Asparagus racemosus and A.sarmentosus are the 'Satavari'
and 'Maha-satavari' of the 'Nighantas'. The tubers are
candied and eaten as a sweetmeat. The fresh juice of the
root is given with honey as a demulcent in bilious dyspepsia
or diarrhea. It is a constituent in the preparation of
medicated oils for external application in nervous and
rheumatic affections and urinary troubles.
Found through out tropical
Africa, Java, Australia, India, Sri Lanka
| and southern parts
of China. In India it is found in plains to 4,000 ft high,
in tropical, sub-tropical dry and deciduous forests and in
Morphology Description (Habit)
It is an under-shrub, climbs up to 1-3 m high, with stout
and creeping root stock. The root occurs in clusters or
fascicle at the base of the stem with succulent and tuberous
rootlets. The stem is scandent, woody, triquetrous, striate,
terete and climbing. The young stem is delicate, brittle and
smooth. The spines are long, sub-recurved or straight.
Cladodes are in tufts of 2-6 in a node, slender, finely
acuminate, falcate divaricate. The flowers, solitary or
fascicles, simple or branched racemes of 3 cm long. The
pedicel is slender and jointed in the middle. Perianth lobes
white, fragrant and 3 mm in length. The anthers minute and
purple. The berry globular or obscurely 3 lobbed,
purple-reddish, seeds hard with brittle testa.
Apart from saponins, the material contains alkaloids,
proteins, starch, tannin, mucilage and diosgenin. The type
of saponin varies with the geographical distribution of the
species. Plants found in south India have saponin-A4
fraction but not in north Indian samples1.
Steroid saponin, shatavarin - is the major glycoside with 3
glucose and rhamnose moieties attached to sarsasapogenin,
whereas shatavarin-IV has 2 glucose and one rhamnose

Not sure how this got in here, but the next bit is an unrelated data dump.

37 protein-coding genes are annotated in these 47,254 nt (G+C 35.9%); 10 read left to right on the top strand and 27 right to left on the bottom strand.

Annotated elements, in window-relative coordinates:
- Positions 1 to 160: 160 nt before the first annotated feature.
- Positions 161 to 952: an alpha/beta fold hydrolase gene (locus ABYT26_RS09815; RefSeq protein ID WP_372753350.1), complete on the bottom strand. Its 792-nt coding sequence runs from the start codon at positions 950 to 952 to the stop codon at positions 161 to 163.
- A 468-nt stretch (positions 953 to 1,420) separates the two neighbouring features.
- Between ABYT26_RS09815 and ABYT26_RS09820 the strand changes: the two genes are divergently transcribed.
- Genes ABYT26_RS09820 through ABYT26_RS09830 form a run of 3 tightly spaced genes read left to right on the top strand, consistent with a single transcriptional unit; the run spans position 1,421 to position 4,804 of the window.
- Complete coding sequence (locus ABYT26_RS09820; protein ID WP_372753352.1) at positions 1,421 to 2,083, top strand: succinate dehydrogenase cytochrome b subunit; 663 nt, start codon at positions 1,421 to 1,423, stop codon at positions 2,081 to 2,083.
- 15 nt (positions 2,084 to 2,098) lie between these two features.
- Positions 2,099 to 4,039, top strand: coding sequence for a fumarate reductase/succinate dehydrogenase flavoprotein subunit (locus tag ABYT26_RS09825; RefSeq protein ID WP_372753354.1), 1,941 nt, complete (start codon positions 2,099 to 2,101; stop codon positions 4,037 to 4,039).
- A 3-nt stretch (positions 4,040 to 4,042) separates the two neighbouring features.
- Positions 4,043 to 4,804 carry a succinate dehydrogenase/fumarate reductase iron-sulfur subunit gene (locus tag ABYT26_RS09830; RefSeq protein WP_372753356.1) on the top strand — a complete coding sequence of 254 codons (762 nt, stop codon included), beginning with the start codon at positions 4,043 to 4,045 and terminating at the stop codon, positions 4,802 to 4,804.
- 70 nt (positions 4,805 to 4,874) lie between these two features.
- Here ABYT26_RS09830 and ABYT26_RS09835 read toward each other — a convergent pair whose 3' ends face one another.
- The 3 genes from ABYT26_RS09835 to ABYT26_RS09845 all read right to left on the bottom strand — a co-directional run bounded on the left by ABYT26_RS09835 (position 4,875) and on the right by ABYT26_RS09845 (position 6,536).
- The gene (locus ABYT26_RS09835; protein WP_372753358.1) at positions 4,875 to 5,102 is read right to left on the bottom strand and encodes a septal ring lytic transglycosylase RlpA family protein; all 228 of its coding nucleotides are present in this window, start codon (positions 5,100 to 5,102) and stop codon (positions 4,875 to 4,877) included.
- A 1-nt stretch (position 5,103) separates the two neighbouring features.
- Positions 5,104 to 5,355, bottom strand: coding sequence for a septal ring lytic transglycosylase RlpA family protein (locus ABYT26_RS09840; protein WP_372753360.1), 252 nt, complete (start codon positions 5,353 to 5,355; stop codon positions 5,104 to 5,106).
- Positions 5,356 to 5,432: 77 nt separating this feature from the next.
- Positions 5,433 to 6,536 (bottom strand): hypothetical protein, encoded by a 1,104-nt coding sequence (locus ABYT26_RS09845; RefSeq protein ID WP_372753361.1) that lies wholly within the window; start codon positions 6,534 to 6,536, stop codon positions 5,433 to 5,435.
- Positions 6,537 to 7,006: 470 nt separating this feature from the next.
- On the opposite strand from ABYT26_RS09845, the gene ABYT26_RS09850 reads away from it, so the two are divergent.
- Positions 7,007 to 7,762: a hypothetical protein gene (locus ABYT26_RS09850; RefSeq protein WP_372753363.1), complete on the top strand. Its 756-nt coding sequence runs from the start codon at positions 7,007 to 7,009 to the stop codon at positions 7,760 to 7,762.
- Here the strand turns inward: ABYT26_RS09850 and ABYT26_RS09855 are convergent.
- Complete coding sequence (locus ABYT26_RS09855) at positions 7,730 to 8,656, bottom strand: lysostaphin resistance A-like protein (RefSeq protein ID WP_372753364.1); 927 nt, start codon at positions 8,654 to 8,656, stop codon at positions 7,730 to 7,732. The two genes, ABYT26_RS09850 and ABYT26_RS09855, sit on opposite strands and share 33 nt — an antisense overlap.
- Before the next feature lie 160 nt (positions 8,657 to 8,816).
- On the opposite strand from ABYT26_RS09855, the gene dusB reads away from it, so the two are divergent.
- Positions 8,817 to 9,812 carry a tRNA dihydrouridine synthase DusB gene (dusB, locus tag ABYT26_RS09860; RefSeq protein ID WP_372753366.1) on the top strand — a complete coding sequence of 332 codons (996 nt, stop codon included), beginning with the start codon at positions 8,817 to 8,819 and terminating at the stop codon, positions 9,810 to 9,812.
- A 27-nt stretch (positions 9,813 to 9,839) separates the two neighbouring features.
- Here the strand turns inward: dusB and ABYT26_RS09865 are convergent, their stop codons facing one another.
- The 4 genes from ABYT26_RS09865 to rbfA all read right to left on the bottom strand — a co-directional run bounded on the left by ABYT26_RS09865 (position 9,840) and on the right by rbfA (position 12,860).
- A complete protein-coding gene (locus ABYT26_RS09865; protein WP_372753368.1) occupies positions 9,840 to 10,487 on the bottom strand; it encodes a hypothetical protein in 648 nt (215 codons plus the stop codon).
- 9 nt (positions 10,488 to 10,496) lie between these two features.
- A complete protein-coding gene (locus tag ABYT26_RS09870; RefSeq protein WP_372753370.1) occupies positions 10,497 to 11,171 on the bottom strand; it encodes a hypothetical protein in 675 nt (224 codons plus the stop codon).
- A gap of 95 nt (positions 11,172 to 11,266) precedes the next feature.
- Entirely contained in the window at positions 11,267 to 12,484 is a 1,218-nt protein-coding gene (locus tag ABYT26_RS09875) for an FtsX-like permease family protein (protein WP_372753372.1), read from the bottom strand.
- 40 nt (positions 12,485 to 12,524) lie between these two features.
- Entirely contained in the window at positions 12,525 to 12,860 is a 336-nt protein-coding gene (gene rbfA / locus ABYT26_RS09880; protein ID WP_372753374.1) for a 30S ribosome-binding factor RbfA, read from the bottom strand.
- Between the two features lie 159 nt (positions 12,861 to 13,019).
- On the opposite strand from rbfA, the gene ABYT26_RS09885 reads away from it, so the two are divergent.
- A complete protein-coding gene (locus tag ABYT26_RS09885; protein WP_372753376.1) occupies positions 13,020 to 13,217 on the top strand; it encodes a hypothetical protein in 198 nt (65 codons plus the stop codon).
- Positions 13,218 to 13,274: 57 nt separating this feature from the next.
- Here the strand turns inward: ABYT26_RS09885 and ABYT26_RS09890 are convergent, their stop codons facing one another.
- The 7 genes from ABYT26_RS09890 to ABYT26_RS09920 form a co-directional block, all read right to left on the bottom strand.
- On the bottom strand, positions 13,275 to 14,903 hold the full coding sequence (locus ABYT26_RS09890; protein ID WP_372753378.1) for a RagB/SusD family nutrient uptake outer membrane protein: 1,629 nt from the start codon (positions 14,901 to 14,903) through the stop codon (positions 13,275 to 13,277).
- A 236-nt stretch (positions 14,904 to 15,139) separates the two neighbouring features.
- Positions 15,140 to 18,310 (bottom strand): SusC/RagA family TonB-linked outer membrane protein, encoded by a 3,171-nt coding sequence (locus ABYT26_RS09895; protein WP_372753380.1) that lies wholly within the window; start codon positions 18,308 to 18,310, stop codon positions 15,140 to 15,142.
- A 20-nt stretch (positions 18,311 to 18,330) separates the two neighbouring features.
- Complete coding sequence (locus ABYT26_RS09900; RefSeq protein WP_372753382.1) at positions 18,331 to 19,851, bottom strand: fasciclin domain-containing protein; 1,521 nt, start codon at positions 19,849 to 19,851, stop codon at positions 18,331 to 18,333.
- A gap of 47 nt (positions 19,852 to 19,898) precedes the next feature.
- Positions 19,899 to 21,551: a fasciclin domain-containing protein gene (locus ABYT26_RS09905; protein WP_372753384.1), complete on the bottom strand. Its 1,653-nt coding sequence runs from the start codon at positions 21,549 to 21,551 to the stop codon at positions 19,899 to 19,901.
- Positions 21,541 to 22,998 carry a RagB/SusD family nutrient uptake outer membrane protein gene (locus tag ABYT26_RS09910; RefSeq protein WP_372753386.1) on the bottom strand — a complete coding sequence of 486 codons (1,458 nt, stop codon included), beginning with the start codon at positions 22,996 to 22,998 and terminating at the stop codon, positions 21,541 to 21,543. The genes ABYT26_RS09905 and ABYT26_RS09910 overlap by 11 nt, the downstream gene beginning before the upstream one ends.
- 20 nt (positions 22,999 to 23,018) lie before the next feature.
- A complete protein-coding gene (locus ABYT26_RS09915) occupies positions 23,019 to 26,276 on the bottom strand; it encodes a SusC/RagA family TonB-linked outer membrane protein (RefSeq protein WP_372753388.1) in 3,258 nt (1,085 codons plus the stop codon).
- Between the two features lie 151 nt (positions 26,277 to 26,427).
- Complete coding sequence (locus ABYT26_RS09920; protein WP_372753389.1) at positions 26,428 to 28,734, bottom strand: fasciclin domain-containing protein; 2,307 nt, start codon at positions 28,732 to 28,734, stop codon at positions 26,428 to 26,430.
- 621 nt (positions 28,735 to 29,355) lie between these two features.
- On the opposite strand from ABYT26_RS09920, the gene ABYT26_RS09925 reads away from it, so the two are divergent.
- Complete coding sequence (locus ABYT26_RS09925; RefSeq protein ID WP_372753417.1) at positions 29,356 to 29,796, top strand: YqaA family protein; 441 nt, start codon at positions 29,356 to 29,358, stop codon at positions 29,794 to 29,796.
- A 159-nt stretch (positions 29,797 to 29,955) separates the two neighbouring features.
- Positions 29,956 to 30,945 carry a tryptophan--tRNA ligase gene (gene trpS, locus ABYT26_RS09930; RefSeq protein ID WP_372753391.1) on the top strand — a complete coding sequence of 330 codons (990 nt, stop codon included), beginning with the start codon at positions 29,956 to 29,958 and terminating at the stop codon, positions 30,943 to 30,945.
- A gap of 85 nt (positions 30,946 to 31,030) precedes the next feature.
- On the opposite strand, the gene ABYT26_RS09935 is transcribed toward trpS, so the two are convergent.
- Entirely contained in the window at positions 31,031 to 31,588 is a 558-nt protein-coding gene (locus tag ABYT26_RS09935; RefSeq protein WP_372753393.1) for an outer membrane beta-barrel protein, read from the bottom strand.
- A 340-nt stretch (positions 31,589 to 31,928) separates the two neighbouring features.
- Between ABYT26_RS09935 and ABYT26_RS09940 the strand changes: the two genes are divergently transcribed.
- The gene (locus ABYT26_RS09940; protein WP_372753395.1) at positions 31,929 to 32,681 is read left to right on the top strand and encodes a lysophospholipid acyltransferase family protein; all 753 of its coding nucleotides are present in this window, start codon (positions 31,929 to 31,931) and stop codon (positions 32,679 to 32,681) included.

moieties with sarsasapogenin. Vanillin, coniferin and
sarsasaponin were also identified from the roots. The plant
contains triterpene saponins - Shatavarin I - IV, which are
Alcoholic extract has anti-oxytocic activity, saponin-glycoside
(A4) produced a specific and competitive block of the
pitocin-induced contraction of rat, guinea pig and rabbit
uteri in vitro and in situ. It also blocked the spontaneous
uterine motility. Also found that the hypotensive action of
syntocinin in cat was unaffected by previous administration
of saponin A42. Root extracts increase the weight
of mammary glands in post-partum and estrogens-primed rats
and uterine weight in estrogens-primed group3. It
also has galactogogue action in buffaloes4. It
increased the force and rate of contraction in isolated
frog's heart, but in higher doses it caused cardiac arrest5.
Both aerial parts and roots have amylase and lipase
activities6. Aerial parts have anticancer activity in human
epidermal carcinoma of the nasopharynx7.
It is proved that it increases milk production in lactating
There is no report of toxic and adverse effects on use of
this plant but Asparagus officinalis is an allergenic plant8.
The roots have oleaginous, cooling, antispasmodic,
indigestible, appetizer, alliterative, stomach, tonic,
aphrodisiac, galactagogue, astringent, antidiarrhoeatic,
antidysenteric, laxative properties and is useful in tumors,
inflamations, diseases of blood and eye, throat complaints,
tuberculosis, leprosy, epilepsy, night blindness and kidney
- Kanitkar, J Res Ind Med, 3, 2, 1969;
Sankarasubramanian, Curr Sci, 38, 414, 1968.
- Gaitonde and Jetmalani, Arch Int Pharmacodyn, 179,
121, 1969; Indian J Pharm, 31, 175, 1969.
- Sabnis, Indian J Exptl Biol, 6, 55, 1968.
- Patel, Indian Vet J, 46, 718, 1969.
- Roy, Indian J Pharm, 30, 289, 1968; 6,132, 1971.
- Dange, Planta Medica, 17, 393, 1969.
- Dhar, Indian J Exptl Biol, 6,232,1968.
- Tampion, J. Dangerous Plants.